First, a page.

Dr. Michelle C. Barton
The University of Texas MD Anderson Cancer Center
Department of Epigenetics and Molecular Carcinogenesis
Our laboratory is focused on basic mechanisms of regulated and aberrant gene expression during development, tissue regeneration and cancer, especially as dictated by chromatin structure modification and the p53-super family. We are using a combination of in vitro, biochemical approaches and mouse models of p53 function.
Our laboratory developed a dynamic in vitro transcription system assembling cloned DNA templates into chromatin and synthetic nuclei, which actively transport nuclear proteins and progress through S-phase, coupled with chromatin structure and expression analyses. We are using this system and other molecular approaches to investigate p53-mediated control of alpha-fetoprotein (an oncodevelopmental tumor marker) expression, and regulatory disruption during hepatocellular carcinogenesis and liver regeneration.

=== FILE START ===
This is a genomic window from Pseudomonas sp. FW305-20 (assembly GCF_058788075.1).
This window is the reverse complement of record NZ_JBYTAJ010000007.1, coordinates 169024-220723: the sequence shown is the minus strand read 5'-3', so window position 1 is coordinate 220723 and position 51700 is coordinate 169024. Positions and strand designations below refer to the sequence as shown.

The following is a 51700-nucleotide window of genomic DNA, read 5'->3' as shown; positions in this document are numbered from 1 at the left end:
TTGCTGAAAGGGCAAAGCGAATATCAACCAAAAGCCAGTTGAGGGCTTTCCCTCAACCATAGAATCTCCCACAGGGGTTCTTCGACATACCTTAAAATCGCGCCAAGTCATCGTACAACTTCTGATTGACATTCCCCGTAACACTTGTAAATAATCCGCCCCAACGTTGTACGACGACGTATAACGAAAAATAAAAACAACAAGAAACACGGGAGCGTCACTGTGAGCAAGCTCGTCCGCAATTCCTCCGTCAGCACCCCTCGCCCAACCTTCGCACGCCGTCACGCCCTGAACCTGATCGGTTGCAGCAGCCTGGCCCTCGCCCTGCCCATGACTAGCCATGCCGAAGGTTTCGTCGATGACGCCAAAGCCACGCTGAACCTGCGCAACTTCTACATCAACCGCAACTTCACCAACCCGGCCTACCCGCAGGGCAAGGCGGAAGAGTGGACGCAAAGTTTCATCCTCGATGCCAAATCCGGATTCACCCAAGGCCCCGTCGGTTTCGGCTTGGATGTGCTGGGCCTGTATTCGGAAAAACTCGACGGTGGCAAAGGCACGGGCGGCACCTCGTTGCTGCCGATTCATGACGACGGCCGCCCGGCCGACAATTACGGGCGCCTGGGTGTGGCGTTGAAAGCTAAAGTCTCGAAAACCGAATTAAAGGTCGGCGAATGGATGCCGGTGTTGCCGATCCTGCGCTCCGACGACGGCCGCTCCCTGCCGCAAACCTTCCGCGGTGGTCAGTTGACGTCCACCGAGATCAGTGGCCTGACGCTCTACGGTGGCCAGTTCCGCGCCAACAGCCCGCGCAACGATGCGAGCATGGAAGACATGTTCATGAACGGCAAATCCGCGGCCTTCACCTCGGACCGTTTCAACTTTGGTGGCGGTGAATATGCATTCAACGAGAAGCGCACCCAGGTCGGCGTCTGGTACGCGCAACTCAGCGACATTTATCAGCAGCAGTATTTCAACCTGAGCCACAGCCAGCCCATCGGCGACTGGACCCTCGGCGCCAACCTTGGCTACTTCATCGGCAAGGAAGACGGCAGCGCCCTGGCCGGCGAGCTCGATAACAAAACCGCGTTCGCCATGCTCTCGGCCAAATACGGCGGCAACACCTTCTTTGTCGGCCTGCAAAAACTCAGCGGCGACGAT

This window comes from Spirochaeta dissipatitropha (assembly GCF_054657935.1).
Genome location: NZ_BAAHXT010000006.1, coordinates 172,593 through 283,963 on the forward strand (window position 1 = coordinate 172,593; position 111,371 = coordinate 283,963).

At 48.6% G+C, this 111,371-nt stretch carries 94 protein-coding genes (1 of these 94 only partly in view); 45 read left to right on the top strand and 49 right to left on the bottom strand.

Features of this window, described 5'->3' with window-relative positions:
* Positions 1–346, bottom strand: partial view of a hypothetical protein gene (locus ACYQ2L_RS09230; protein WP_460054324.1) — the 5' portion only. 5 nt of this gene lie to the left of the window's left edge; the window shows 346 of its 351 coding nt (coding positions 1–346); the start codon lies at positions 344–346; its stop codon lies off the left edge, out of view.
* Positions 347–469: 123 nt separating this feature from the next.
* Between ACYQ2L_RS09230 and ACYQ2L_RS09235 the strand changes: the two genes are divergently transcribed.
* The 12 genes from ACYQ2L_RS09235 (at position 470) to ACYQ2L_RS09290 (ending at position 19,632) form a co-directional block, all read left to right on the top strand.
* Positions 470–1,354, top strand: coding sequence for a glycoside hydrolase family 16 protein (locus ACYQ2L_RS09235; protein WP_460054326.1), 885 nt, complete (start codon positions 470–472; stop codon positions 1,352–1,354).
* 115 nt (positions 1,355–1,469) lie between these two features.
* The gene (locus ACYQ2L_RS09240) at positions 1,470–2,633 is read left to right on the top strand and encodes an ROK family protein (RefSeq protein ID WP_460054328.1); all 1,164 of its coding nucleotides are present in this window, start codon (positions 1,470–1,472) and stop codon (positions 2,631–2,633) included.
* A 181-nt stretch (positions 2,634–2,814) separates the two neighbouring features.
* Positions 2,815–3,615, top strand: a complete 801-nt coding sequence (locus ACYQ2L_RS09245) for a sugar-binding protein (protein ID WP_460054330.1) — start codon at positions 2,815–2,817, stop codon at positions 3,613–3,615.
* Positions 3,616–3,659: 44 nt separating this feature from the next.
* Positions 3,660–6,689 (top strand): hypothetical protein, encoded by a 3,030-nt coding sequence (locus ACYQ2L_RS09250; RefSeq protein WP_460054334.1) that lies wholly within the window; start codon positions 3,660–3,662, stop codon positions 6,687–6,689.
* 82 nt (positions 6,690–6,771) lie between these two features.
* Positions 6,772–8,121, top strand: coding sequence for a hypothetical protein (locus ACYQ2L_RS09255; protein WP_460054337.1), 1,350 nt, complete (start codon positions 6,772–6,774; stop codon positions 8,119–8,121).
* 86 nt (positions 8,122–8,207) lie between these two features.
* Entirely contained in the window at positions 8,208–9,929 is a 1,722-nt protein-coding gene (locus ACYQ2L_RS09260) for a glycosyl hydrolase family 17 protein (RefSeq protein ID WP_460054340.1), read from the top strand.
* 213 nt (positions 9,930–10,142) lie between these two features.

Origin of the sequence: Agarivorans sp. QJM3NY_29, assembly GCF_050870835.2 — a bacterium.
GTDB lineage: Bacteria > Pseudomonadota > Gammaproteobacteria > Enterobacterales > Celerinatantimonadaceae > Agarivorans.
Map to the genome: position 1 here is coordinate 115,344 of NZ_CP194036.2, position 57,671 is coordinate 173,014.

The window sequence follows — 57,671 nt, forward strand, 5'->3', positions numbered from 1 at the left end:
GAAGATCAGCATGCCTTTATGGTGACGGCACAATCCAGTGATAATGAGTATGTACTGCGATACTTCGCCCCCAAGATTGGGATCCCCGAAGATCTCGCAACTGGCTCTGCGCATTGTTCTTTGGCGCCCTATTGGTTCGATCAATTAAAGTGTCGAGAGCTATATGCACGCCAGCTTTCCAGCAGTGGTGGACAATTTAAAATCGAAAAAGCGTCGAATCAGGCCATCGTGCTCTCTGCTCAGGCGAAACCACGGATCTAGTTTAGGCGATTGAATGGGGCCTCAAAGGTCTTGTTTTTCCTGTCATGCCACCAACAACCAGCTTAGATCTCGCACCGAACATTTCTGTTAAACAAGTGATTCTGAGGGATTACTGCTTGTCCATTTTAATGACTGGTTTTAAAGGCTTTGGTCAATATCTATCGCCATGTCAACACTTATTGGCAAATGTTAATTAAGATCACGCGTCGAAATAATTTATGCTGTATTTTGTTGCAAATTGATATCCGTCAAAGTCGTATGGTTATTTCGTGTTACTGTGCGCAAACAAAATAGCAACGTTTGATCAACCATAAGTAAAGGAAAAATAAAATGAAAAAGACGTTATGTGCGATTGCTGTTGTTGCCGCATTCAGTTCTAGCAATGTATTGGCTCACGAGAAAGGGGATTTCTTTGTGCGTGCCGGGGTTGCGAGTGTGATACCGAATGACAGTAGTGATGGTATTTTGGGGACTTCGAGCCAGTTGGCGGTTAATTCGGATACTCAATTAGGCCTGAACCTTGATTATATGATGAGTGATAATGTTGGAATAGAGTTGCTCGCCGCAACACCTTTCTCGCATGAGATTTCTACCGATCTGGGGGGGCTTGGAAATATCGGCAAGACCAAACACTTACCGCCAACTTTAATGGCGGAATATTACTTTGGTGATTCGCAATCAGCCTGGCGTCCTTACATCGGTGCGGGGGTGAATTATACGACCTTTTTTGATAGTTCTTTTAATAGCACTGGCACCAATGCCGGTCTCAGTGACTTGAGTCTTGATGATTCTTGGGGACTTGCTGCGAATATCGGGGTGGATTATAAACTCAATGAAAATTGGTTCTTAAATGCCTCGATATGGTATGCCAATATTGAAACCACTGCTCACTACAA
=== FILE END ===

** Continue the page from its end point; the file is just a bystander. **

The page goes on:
We make extensive use of chromatin immunoprecipitation (ChIP) assays of cultured cells and solid tissue, such as liver or brain, to determine what transcription factors are bound under specific conditions, what alterations in chromatin they effect and how they dictate a gene’s transcription state. We have used ChIP material to probe micro-arrays of genomic elements (ChIP-on-chip) and determine genomewide distribution of transcription factor interactions with chromatin.
Recently we developed mouse embryonic stem cell lines and mice that express epitope-tagged p53 protein. A TAP (tandem affinity purification) peptide tag was knocked into the genomic locus of p53. We are using this new model system to define p53 protein complexes in specific tissues and during development, tissue regeneration and tumorigenesis.